Trouvère on CD and MP3

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Magna Melodia

Legends clustered around the royal Plantagenets of the twelfth century, and it was thought they had the devil’s blood in them... and their behaviour seemed to justify the belief. When King John’s barons forced him to make explicit concessions in their favour in the ‘Great Charter’ of 1215, John’s problems were all too typical of these turbulent early years of Plantagenet rule. Yet these Angevin kings of England presided over - and participated in - a magnificent musical scene. ‘Magna Melodia’ presents music from across the Angevin world in the century or so around Magna Carta, including music of the troubadours and the trouvères, music of the church and some of the earliest English music.

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Magna Melodia

Legends clustered around the royal Plantagenets of the twelfth century, and it was thought they had the devil’s blood in them... Their behaviour seemed to justify the belief - King Henry II and his sons Richard and John seem to have spent most of their time squabbling violently with each other, with their neighbours, or with their subjects. When King John’s barons forced explicit concessions from the King in the ‘Great Charter’ of 1215, John’s problems were all too typical of the turbulent years of Angevin rule.

However, this ‘devil’s brood’ also presided over a magnificent musical scene. Henry II had come to the throne in 1154, his third son Richard succeeded him in 1189, John followed in 1199 with his son Henry coming to the throne in 1216. Their reigns coincided with the height of troubadour music in southern France, and the flowering of the trouvères, their counterparts and successors in northern France.

The Angevins were an important part of this musical scene, and many troubadours were closely associated with the royal Plantagenets. Bernart de Ventadorn, widely acclaimed as the greatest troubadour, received the patronage of Henry and Eleanor; it is likely he even came with them to England at one point. We have included his La Dousa Votz and an instrumental version of the popular Can vei la lauzeta. Bertran de Born was a close associate of the sons of Henry II and composed planhs (laments) on the death of both Henry the Young King and the third son Geoffrey of Brittany. Sadly, we have the music for neither of these, but present an instrumental version of hisRassa tan creis, with a recited excerpt from his lament for the Young King, Mon chan fenisc. Gaucelm Faidit knew the Plantagenets well; his Fort chose avias is a lament on the death of Richard I, here presented in a northern French version. On a lighter note, Raimbaut de Vaqueiras’ Kalenda maia is a lively spring song reputedly based on an earlier dance tune, while Marcabru’s L’autrier jost’un sebissa, here presented instrumentally, is a jolly pastourela, celebrating the classic encounter of knight with shepherdess.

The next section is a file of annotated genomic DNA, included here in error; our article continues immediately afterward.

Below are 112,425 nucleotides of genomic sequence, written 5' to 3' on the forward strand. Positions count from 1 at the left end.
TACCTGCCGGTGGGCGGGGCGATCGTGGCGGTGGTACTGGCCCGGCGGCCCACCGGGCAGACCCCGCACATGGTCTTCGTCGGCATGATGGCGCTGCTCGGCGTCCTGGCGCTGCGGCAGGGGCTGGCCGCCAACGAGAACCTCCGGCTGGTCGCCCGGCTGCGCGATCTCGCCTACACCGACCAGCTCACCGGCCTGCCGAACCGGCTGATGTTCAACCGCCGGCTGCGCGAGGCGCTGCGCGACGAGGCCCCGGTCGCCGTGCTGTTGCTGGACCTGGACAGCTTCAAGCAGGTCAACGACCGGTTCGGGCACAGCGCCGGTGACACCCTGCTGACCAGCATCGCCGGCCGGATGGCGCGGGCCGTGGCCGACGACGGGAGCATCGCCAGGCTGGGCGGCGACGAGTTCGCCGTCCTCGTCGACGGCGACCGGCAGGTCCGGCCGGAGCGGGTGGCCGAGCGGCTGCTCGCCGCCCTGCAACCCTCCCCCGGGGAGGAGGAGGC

Crusade was a central part of aristocratic life in the twelfth century and so also an important theme in music-making. Moving to the trouvère repertoire of northern France, Parti de Mal is an exhortation to crusade of Anglo-Norman origin from the time of the Third Crusade. It has survived in a single copy at the back of a history of the Dukes of Normandy, dedicated to Henry II. Ja nus hons pris, by King Richard himself, is a lament on his status as a prisoner awaiting ransom in the wake of the Third Crusade. In contrast, Volez vous que je vous chant, is a reverdie, a celebration of the return of spring and also of the delights of love.

The troubadours and trouvères took secular music to new heights, but church music was also flourishing at this time. Melodies in the church were often known over a wide geographic area, with versions of the same tune known as far apart as northern France and Sicily, England and southern France. This reflects the intrepid adventurism of the Normans, and the extensive geographical world with which the Angevin kings were familiar.

Thus Congaudentes iubilemus, Natali regis glorie, Anni novi circulus, Omnis mundus iocundetur and Orientis partibus all derive from the Troparium de Catania, from Norman Sicily. But the last is known also in Egerton 2615, a manuscript from northern France, and we have combined the specific melody of the Sicilian source with the lively braying chorus from the French. Egerton 2615 also contains the Ludus Danielis, a church play telling the story of the prophet Daniel. This play originated in Beauvais at some time in the twelfth century; its sequences are richly melodic and several are featured here.

Verbum patris umanatur is another widely known tune with extant versions from the Limousin, Bavaria and England. It is a jolly song, associated with the New Year’s Day festival of the sub-deacons. Our version is a three-voice English polyphonic version, dating to the end of the twelfth century.

It’s worth remembering that English high culture at this period looked over the Channel - the royals and their vassals had vast domains on the continent and spent a lot of time there. It was continental culture that resonated with the early Angevin kings, and continental repertoire that would have been popular among the English aristocracy. But from the thirteenth century there are a few more pieces unequivocally from England. There is only one surviving verse of Mirie it is (here presented instrumentally), but this was probably a Middle English song in the trouvère style, dating to the early thirteenth century. Man mei longe is a charmingly sprightly tune for a song about the transience of earthly pleasures; it dates to the first half of the thirteenth century. Foweles in the frith is again a tiny fragment, but a lovely two-voice polyphony; it derives from the same later thirteenth-century source as the thrilling Dance, an instrumental piece in the estampie form.